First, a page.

No longer the new birds on the block, the Ridgefield Raptors are entering their fourth season with a newfound sense of stability.
After debuting in 2019, the collegiate wood bat baseball team was thrown a nasty curveball when the COVID pandemic wiped out the 2020 season.
But the Raptors overcame that adversity, reaching the West Coast League postseason in 2021 and then beating the Portland Pickles in a first-round playoff series last year.
That success and stability has Raptors general manager Gus Farah eyeing a more refined product on the field and off in 2023.
“What I told the staff at the beginning of this year is that we’re out of the desperation mode of survival and now we’re into finesse and details,” Farah said. “What does that mean? We need to make sure we’re putting on the best game.”
Ridgefield opens its season June 1 by hosting an exhibition game against the Cowlitz Black Bears at Ridgefield Outdoor Recreation Complex. The Raptors then embark on a 54-game WCL season beginning with a six-game homestand against Corvallis, the defending champion, and Edmonton.
A non-league game against the Redmond Dudes is also scheduled for June 5, meaning Ridgefield plays its first eight games at home.
At the ballpark, Farah said fans will notice a few changes befitting a more-established franchise.
On busy nights, food trucks serving gourmet tater tots and county fair-style food will operate on the left-field pavilion with the goal of reducing pressure on the main concession stand.
The Raptors will also debut a larger, sturdier merchandise store on the third-base concourse. That will replace a tent that sometimes struggled when the evening summer wind would perk up.
The Raptors will also be easier to watch for fans not at the ballpark. The team has installed an upgraded camera system for live-streaming games, including a vantage point from the center-field batter’s eye.
Ridgefield will also bring back some of its most popular promotions. Those include Value Tuesdays ($3 general admission, concessions and domestic beer) and Sundays where kids under 12 get in free.
On the field, Farah said Ridgefield will benefit from the trust it has earned among college programs over the previous three seasons.
“The relationships are starting to solidify to where we’re now going back to the same schools and asking for not only players, but hopefully some of their better players,” Farah said.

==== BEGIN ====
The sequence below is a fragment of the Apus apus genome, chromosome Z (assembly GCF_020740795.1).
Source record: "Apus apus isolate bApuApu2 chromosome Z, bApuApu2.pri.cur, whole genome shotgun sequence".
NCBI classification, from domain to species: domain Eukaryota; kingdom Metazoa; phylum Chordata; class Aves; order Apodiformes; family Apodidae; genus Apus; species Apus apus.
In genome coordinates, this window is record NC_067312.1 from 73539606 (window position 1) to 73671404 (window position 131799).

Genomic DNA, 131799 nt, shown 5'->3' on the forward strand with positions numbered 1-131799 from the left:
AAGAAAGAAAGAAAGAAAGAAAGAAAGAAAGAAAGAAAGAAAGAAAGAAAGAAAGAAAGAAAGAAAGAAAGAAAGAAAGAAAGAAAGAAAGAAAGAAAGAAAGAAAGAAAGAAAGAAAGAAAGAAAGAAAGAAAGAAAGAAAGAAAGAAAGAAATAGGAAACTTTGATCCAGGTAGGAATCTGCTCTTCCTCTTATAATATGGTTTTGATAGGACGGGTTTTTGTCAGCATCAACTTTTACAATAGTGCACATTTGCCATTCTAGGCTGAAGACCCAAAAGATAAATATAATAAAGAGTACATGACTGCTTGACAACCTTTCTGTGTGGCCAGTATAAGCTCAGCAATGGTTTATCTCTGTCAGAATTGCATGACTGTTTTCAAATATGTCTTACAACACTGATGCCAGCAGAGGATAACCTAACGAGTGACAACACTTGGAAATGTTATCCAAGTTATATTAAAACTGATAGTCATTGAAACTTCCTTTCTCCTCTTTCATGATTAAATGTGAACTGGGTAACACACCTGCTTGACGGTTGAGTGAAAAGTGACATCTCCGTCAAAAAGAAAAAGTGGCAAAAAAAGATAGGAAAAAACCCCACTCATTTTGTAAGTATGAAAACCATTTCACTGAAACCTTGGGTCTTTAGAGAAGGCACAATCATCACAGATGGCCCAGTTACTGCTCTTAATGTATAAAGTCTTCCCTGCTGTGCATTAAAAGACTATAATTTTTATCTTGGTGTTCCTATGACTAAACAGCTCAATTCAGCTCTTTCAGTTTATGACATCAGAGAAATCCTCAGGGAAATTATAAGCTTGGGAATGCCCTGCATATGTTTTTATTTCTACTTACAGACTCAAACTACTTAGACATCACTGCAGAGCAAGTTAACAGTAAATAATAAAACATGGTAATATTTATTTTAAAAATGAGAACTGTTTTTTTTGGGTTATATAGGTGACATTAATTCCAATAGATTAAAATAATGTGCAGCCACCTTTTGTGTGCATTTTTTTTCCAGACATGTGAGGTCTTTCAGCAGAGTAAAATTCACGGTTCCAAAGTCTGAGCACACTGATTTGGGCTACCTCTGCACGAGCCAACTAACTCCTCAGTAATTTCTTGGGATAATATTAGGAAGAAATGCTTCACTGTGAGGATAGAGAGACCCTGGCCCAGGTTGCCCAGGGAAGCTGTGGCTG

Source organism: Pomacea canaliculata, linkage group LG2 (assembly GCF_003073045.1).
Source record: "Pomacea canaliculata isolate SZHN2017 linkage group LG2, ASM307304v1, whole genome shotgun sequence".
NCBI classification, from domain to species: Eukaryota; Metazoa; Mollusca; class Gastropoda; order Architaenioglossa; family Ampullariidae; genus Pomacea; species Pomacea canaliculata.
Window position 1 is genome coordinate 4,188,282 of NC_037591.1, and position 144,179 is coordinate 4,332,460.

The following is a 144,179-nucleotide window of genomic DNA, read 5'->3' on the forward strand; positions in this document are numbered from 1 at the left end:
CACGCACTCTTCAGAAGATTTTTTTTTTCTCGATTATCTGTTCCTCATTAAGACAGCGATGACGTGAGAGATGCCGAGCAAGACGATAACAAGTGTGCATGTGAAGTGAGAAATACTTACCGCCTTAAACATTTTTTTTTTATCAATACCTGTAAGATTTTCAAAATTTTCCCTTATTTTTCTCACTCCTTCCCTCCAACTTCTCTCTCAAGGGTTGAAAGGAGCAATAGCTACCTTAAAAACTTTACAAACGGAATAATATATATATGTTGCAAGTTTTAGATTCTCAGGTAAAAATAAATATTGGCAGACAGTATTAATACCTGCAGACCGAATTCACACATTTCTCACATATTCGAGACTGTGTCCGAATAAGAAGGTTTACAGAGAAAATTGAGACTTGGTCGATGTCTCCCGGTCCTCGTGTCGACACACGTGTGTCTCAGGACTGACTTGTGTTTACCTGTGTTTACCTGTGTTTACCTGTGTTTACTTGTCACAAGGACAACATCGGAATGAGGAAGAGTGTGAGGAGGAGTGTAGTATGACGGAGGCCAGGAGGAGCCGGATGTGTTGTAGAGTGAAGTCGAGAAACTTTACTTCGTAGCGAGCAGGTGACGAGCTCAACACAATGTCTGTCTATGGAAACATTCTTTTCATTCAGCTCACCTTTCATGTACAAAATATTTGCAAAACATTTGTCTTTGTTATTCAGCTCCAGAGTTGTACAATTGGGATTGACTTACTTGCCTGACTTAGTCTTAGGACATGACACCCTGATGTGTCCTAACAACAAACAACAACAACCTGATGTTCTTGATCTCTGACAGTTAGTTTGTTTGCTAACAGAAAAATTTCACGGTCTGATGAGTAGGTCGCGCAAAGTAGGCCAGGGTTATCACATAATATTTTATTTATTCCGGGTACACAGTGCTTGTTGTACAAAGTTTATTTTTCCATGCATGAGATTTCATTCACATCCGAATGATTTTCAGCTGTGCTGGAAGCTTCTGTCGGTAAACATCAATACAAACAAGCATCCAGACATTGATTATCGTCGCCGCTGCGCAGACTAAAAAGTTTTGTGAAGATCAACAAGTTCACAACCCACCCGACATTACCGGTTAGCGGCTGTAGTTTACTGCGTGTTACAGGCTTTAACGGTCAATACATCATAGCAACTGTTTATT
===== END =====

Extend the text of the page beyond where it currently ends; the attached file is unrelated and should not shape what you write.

College coaches try to pair their players with summer teams that offer the best setting for growth and development. But chasing wins is secondary to making sure players aren’t overstretched during a summer where 60 games are scheduled over 67 days and road trips last up to a week.
“More than just are you winning, it’s how are you treating my kids,” Farah said. “Are they going home healthy? Are they being taken care of and are their needs being dealt with during the summer? They get tired. They get emotionally fatigued. They’ve been playing baseball since January or February.”
Coaches Chris Cota and Nick Allen are back, having held those jobs since the franchise was formed.
The Raptors are also set to bring back a few key players from last year. Trent Prokes (Modesto College) will return after leading the WCL with a .415 batting average. Jake Tsukada (Portland) is also back after hitting .333 and earning second-team all-WCL honors.
Among those returners will be newcomers, some from smaller schools, who are looking to make the leap to Division-I programs. That was the case for former Raptor Mikey Kane, who now starts at shortstop for Oregon State after two seasons playing for Cota at College of the Canyons near Los Angeles.
“This league is all about development,” Farah said. “For us it’s getting our eyes on guys that we think have room to develop. Maybe they show up from a school that isn’t well known. But we really believe that they’re gritty, they’re tough and mentally ready.”